(ORDO NEWS) — Scientists from the Institute of Polar and Marine Research. Alfred Wegener, Germany, found that plastic pollution has reached all areas of the Arctic.
High concentrations of microplastics can be found in water, on the seafloor, on remote beaches, in rivers, and even in ice and snow.
And most importantly, the levels of pollution in these deserted places can be compared with what scientists observe in cities.
The problem of microplastics seems tiny and insignificant to us, because we do not see the terrible consequences of this pollution. However, scientists are already saying that we can be seriously affected by this.
Today, between 19 and 23 million metric tons of plastic waste enters the world’s waters every year – that’s two trucks a minute.
Since plastic decomposes very slowly, it accumulates in the oceans, where it gradually breaks down into smaller pieces – from micro- to nano-plastic.
In this form, it can even enter the human blood. Alas, experts say that the flow of garbage will only increase: by 2045, global plastic production is expected to double.
Scientists note that almost all studied marine organisms today – from plankton to sperm whales – come into contact with plastic debris and microplastics.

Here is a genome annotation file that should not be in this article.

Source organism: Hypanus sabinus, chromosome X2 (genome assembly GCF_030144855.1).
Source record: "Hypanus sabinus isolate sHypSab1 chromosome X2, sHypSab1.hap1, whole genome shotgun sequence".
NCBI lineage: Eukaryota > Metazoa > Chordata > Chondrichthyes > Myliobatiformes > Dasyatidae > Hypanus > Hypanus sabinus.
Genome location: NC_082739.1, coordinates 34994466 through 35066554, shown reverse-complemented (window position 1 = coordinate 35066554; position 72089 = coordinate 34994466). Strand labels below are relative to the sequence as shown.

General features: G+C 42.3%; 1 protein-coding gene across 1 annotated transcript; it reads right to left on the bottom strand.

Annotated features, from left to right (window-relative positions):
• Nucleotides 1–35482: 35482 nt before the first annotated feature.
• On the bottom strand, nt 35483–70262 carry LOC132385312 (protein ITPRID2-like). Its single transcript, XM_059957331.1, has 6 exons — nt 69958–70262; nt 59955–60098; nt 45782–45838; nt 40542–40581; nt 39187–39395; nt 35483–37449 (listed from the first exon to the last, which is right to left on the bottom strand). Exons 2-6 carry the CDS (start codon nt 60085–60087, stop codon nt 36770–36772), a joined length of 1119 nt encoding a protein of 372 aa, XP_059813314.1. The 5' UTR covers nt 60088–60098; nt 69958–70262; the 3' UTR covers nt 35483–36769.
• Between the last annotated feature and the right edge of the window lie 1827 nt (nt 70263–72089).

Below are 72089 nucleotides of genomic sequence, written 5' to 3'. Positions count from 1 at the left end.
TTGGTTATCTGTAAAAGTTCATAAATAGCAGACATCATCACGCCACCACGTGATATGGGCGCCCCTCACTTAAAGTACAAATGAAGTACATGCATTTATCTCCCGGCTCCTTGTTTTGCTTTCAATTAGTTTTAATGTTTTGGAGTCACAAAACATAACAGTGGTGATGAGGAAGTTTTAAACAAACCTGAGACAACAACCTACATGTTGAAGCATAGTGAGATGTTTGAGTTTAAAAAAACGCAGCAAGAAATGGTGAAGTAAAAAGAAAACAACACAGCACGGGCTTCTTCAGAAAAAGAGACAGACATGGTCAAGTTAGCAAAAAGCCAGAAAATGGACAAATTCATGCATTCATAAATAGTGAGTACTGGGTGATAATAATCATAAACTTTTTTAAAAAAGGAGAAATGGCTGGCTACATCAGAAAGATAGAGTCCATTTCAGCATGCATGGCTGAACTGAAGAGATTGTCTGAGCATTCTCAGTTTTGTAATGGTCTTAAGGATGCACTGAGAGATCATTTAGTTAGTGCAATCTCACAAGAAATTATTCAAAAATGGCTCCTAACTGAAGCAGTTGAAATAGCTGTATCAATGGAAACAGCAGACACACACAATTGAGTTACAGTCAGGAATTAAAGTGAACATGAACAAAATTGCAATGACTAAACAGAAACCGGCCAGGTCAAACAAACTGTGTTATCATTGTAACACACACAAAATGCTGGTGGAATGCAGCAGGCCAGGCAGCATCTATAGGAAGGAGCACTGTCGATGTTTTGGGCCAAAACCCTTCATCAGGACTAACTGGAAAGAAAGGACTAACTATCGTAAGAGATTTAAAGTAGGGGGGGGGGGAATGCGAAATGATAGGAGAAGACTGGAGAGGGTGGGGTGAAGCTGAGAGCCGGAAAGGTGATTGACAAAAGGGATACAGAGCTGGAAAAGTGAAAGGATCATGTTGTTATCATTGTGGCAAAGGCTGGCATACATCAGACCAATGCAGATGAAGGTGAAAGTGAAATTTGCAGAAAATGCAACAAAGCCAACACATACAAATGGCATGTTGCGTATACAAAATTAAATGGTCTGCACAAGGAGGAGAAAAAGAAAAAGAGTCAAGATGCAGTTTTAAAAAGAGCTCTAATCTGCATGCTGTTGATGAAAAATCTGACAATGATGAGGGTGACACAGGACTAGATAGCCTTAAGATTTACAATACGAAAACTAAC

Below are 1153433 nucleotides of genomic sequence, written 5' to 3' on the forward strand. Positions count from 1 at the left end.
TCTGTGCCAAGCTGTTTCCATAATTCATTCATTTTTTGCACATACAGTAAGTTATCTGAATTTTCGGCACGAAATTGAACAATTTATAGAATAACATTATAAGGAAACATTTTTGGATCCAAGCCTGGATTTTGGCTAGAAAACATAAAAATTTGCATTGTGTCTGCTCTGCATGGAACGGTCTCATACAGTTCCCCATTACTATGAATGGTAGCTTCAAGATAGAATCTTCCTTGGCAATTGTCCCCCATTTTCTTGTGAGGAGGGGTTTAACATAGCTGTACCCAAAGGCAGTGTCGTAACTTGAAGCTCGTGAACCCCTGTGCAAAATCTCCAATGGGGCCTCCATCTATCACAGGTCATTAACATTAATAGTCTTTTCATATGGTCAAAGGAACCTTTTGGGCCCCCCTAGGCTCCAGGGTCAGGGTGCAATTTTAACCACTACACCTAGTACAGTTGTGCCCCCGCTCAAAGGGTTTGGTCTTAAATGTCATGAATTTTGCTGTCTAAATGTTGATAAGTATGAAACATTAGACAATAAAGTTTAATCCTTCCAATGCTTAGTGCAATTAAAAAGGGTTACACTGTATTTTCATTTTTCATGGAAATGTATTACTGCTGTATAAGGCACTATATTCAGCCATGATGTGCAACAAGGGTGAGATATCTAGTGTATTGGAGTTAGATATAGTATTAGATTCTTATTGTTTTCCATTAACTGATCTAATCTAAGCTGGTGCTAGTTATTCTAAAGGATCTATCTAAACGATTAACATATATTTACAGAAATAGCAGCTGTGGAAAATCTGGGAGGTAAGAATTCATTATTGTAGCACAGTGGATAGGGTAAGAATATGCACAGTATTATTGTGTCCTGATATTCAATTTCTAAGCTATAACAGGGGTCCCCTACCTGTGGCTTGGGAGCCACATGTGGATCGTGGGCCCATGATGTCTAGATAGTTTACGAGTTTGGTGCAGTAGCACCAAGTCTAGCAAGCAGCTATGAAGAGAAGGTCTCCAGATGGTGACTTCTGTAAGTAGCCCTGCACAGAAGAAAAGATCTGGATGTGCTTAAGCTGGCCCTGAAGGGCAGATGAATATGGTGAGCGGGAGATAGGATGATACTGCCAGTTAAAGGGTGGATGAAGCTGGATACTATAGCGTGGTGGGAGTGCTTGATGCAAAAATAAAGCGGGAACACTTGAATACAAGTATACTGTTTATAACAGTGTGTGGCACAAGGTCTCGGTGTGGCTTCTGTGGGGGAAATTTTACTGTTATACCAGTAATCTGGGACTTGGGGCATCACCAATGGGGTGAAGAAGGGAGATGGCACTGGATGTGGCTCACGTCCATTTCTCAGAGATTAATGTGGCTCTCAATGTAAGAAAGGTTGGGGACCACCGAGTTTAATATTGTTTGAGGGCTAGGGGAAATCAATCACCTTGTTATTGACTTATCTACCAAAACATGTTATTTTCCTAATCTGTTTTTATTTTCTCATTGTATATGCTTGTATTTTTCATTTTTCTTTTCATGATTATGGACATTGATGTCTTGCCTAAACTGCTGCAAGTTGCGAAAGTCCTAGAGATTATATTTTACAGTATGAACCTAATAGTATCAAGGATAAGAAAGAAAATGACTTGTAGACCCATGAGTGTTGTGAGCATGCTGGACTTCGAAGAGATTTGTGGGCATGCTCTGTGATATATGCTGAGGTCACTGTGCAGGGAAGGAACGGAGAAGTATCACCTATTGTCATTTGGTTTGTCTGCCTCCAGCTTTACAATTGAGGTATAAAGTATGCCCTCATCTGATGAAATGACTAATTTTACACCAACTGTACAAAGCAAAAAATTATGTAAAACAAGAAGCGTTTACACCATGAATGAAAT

This applies to all regions of the world ocean. As a new study shows, the High North is no exception. “The Arctic is still considered largely untouched wilderness,” says expert Dr. Melanie Bergmann.
Although the Arctic is sparsely populated, its levels of plastic pollution are the same as in densely populated regions around the world. Pollution comes from both local and distant sources.
This is especially facilitated by ocean currents from the Atlantic and the North Sea, as well as from the northern part of the Pacific Ocean through the Bering Strait. Tiny microplastic particles are also carried northward by the wind.
In addition, rivers also worsen the situation. Although the Arctic Ocean makes up only 1% of the total volume of the world’s oceans, it receives more than 10% of the discharge of water from rivers that carry plastic to the ocean, such as from Siberia.
When seawater off the coast of Siberia freezes in autumn, suspended microplastics become trapped in the ice. The transpolar drift carries ice floes into the strait between Greenland and Svalbard, where they melt in the summer, releasing their plastic cargo.
Some of the most important local sources of pollution are municipal waste and sewage from Arctic communities, as well as plastic litter from ships, especially fishing boats, whose nets and ropes are a major problem.
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